The 4 components of a trifle are the fruit, the custard, the "cake" and the whipped cream. And please, do not call this a "dump" or "compost" cake! So much more sophisticated than that, it is the original layered beauty, bright with elegance, so sublime, and a worthy finale for your finest feast.
Trifles can be made as individual desserts as well by layering the components into your best stemware. However you choose to
The fruit and cake used to compose your trifle may be altered according to season or convenience. In this tutorial, I have used images from 2 different trifle creations. In one of them, I used strawberries alone while in the other I added raspberries. Both creations were equally divine! I have also added fresh mango before, and at 4th of July, blueberries for a patriotic touch!
Regarding the cake, you may use pound cake, sponge cake, lady fingers or angel food cake with equally scrumptious success. And then there's the obvious question of buying or baking the cake; the answer lies in available time. Because I always make my own custard, slice and prepare fresh fruit, and whip real organic heavy cream (yes, organic really is better when it comes to dairy products!)...the cake, I usually purchase.
Though custard is most true to the traditional English Trifle, you may use a pastry cream as I did here (which uses added cornstarch as a thickener instead of all egg yolks), lemon curd or pudding. And of course, whipped cream, the ethereal crowning glory, may be layered in or reserved for the top only.
While an English person would scoff at my omission of any kind of alcohol, you may sprinkle the cake layer with sherry, brandy or any liqueur of choice. Jam is also a part of the traditional recipe, used to sandwich two layers of cake and then broken up as such upon layering into the bowl. I also omit jam since I choose instead to marinate the fruit in sugar, which releases their lovely juices to become a sweet soak for the cake.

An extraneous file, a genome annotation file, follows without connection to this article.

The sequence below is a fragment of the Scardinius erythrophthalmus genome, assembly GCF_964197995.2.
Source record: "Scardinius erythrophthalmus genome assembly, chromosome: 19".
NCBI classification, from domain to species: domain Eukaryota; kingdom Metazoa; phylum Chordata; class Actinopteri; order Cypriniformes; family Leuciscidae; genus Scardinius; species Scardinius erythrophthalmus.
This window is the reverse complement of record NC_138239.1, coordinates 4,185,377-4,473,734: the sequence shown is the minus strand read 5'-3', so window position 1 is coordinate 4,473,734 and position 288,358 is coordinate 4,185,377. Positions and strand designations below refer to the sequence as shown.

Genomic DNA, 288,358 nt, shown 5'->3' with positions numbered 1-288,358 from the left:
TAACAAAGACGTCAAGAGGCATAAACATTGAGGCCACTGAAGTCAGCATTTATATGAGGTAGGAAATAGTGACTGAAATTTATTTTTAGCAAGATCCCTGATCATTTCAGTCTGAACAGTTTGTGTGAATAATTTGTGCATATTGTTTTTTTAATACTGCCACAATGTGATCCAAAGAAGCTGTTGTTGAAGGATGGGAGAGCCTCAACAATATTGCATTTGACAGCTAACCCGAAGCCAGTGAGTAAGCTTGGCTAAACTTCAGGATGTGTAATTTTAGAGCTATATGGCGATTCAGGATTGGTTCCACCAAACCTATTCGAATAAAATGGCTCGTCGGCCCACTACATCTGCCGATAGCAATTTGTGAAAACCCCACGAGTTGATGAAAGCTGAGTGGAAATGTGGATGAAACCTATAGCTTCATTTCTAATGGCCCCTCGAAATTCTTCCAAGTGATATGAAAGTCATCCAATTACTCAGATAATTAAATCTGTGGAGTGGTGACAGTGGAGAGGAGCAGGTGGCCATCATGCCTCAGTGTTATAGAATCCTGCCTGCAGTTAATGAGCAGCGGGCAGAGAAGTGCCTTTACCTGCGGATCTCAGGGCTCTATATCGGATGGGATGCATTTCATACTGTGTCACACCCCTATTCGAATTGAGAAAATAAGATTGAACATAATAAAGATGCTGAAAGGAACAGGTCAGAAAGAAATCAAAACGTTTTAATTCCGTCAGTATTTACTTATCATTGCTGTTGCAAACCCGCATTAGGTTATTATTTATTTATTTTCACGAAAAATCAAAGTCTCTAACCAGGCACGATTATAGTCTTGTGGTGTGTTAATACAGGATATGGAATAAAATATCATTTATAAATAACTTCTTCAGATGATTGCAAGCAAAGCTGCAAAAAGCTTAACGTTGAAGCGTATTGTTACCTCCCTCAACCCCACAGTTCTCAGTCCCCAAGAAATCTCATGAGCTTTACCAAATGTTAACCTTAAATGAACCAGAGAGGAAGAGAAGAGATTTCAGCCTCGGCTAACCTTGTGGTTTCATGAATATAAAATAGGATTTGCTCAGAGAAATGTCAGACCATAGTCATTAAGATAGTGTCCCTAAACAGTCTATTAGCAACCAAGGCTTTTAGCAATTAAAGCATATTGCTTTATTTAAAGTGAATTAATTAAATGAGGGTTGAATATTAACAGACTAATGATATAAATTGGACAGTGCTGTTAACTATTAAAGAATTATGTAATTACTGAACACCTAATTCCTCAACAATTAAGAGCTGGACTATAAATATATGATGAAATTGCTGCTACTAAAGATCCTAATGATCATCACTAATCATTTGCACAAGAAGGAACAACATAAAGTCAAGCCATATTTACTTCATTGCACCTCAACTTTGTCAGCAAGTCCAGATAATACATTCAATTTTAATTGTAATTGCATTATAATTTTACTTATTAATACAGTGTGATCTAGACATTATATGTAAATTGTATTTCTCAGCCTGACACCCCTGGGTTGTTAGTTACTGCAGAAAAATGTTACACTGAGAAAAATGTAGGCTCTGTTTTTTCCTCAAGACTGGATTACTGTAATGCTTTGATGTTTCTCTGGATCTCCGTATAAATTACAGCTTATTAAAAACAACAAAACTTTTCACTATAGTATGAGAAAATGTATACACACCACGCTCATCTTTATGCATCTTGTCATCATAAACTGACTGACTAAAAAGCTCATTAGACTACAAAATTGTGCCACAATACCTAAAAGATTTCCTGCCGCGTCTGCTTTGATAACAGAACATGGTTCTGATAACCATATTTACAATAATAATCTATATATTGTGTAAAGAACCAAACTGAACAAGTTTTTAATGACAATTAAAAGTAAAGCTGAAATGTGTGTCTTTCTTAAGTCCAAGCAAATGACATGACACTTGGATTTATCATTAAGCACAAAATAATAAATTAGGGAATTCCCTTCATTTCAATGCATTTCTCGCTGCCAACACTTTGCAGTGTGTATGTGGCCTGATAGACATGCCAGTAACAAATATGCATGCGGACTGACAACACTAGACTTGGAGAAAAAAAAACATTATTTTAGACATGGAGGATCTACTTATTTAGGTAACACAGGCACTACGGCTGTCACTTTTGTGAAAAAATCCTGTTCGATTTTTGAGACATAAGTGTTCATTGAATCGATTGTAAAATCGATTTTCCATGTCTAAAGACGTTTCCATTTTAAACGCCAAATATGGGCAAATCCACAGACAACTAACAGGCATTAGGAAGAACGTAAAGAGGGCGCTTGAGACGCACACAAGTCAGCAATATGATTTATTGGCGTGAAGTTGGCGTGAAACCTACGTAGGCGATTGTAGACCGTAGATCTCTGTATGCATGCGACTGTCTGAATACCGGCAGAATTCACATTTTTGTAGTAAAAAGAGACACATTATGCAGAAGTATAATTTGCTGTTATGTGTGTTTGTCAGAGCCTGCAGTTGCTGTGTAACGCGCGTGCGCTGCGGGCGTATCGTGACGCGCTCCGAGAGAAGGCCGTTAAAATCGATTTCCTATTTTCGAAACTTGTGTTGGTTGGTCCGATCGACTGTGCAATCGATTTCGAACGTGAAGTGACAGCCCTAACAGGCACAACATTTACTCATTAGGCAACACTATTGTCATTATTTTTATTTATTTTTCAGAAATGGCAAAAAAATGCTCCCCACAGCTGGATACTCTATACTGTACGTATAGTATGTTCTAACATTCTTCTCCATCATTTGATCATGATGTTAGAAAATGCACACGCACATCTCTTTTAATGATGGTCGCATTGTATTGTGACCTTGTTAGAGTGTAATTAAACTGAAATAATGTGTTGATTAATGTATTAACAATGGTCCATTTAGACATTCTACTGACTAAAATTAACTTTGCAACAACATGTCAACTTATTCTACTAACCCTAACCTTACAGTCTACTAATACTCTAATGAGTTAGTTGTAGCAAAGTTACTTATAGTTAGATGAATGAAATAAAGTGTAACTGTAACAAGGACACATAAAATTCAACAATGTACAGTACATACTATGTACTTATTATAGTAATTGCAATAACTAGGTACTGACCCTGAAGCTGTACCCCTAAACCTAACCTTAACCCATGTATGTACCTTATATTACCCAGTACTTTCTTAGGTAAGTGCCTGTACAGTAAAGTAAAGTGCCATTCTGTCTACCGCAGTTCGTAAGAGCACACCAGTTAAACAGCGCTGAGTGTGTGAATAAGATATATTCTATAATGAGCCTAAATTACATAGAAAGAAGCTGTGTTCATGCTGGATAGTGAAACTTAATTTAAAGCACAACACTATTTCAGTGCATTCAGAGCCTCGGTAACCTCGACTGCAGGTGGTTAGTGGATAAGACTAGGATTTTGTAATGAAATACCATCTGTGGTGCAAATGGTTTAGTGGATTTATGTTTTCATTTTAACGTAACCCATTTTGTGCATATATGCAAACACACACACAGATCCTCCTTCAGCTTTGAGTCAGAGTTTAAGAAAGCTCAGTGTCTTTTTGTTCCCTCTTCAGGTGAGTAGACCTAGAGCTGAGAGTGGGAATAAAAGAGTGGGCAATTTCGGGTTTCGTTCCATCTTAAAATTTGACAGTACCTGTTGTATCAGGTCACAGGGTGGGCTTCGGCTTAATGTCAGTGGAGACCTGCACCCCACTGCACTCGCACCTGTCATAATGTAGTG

So be creative! Bust out the proud pedestal bowl and reward your friends with a grand, fruity-fresh basin of bliss for your next gathering! They deserve it...and so do you!
serves at least 12
3 pounds fresh strawberries (and/or raspberries)
1/2 cup sugar
1 Tbsp lemon juice
1 angel food cake or pound cake (you will need about 6 cups cubed or torn cake pieces)
3 cups *pastry cream, custard or pudding (recipe below)
1 pint heavy cream
3 Tbsp powder sugar
2 tsp vanilla
Save several perfect strawberries as whole to decorate the top!
Make *Vanilla Pastry Cream recipe below, the day before. Refrigerate until cold.
Place the bowl you will be using to whip the cream in the freezer. (Cream must be kept ice cold to whip properly.)
Into another bowl, slice the rinsed strawberries. Stir in the 1/2 cup sugar and press with a potato masher until the juices begins to release, but leaving large chunks of berry. Stir in lemon juice; cover and refrigerate for an hour or more to create even more juice.
A couple of hours before serving, prepare to whip the cream by removing the chilled bowl from the freezer. Pour in the heavy cream and add the powder sugar and vanilla. Beat on medium speed until desired consistency.
Place the cake, chilled pastry cream, smashed strawberries and whipped cream before you, ready to assemble. Beginning with cake, then fruit, then pastry cream, layer 2 or 3 times, being careful to create a beautiful visual on the outside by making sure the strawberries are seen from the outside of the bowl. Give each component it's place along the outer glass to display the layering beautifully. You may not have a piping bag as I did, however, spooning the whipped cream in billowy peaks is just as beautiful and surely tastes just as good! Finish your masterpiece by placing a few fresh strawberries on top. Serve with a smile!
* Vanilla Pastry Cream
makes about 3 cups
2 cups whole milk
1/4 cup corn starch
1/2 cup sugar
6 egg yolks
2 tsp vanilla
2 Tbsp butter, salted
In a medium saucepan, bring the milk to a simmer. In a medium bowl, stir the sugar and cornstarch together, then add the 6 yolks, stirring with a wire whip. While stirring the yolk mixture, pour some of the hot milk into it, then a little more, all while stirring. Then add all the yolk mixture back into the hot milk saucepan, stirring. Bring it back to a low simmer, cook until velvety smooth and thickened. Remove from heat and stir in the butter and vanilla. Cover with plastic wrap, placed right on the surface of the custard to keep it from forming a skin. Refrigerate until cold.